A lack of stem cells affects the production of red blood cells, white blood cells, and platelets in the body.
What are Stem cells?
In the body, stem cells are the raw material by which all other cells with specialized functions are created.
Under suitable conditions, stem cells divide, generating so-called daughter cells, which become new stem cells or specialized cells with specific functions, such as blood, heart muscle, or bone cells, among others.
Concerning the body’s blood cells, which include white and red blood cells as well as platelets, they start as immature cells called hematopoietic stem cells.
Stem cells live, mostly, in the bone marrow and it is here where they divide to produce new blood cells, depending on what the body needs.
Bone marrow transplant
A bone marrow transplant, also known as a stem cell transplant, is a medical treatment that helps replace a patient’s damaged bone marrow with healthy cells that can come from the person or a donor.
The purpose of the transplant is to eliminate cancerous, damaged, or unhealthy cells that do not work well, giving the patient new healthy stem cells to achieve their correct functions.
Types of stem cell transplants
The two main types of stem cell transplants are:
- Autologous transplant. The cells come from the body itself and it is used in situations where intensive chemotherapy or radiation therapy to treat cancer can damage stem cells and the immune system; before which, the stem cells are previously extracted or rescued from the blood or bone marrow and later returned to the body.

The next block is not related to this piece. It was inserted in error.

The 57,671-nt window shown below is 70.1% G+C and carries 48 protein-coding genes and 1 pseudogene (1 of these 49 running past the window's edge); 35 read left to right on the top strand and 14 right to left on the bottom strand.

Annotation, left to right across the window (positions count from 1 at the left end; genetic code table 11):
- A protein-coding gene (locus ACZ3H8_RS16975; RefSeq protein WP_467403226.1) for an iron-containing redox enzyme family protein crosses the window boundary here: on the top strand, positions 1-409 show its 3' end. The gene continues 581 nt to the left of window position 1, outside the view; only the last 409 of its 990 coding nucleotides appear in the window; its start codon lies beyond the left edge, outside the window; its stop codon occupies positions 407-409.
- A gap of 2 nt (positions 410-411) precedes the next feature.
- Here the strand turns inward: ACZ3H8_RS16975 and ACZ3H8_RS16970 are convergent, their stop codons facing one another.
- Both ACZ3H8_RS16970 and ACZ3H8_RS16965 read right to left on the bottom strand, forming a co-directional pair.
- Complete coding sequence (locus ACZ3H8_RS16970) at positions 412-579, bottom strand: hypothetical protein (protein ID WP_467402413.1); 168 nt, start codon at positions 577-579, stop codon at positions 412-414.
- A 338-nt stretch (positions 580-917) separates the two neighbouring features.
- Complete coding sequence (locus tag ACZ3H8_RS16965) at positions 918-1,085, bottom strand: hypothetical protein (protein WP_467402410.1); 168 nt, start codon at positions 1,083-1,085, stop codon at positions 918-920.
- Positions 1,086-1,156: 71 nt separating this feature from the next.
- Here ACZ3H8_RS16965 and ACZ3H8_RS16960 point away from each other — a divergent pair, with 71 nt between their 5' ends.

- Allogeneic transplant. The stem cells come from another person, a donor, and are given to the patient after chemotherapy or radiation treatment. Thanks to this, a graft-versus-cancer cell effect is often achieved, because the new stem cells recognize and destroy cancer cells that are still in the body.
Where are the stem cells obtained from?
Depending on the type of transplant to be performed, there are three sources of extraction:
- Bone marrow.It has a rich stem cell supply and helps in the production of blood cells, commonly taken from the patient’s pelvic bones or a donor.
- Bloodstream.Also called peripheral blood. It is necessary to administer substances similar to hormones to the donors or to the patient, which will cause the stem cells to grow faster and pass into the blood, from where they will later be extracted.
- Umbilical cord blood.Normally newborns’ blood has a higher amount of stem cells and, after the baby is born, the blood that remains in the placenta or umbilical cord can be collected and stored for later use in a transplant.
If you want to know more, come to the ABC Medical Center, its Cancer Center specialists provide care under the best medical practices based on scientific evidence and the highest quality and safety standards.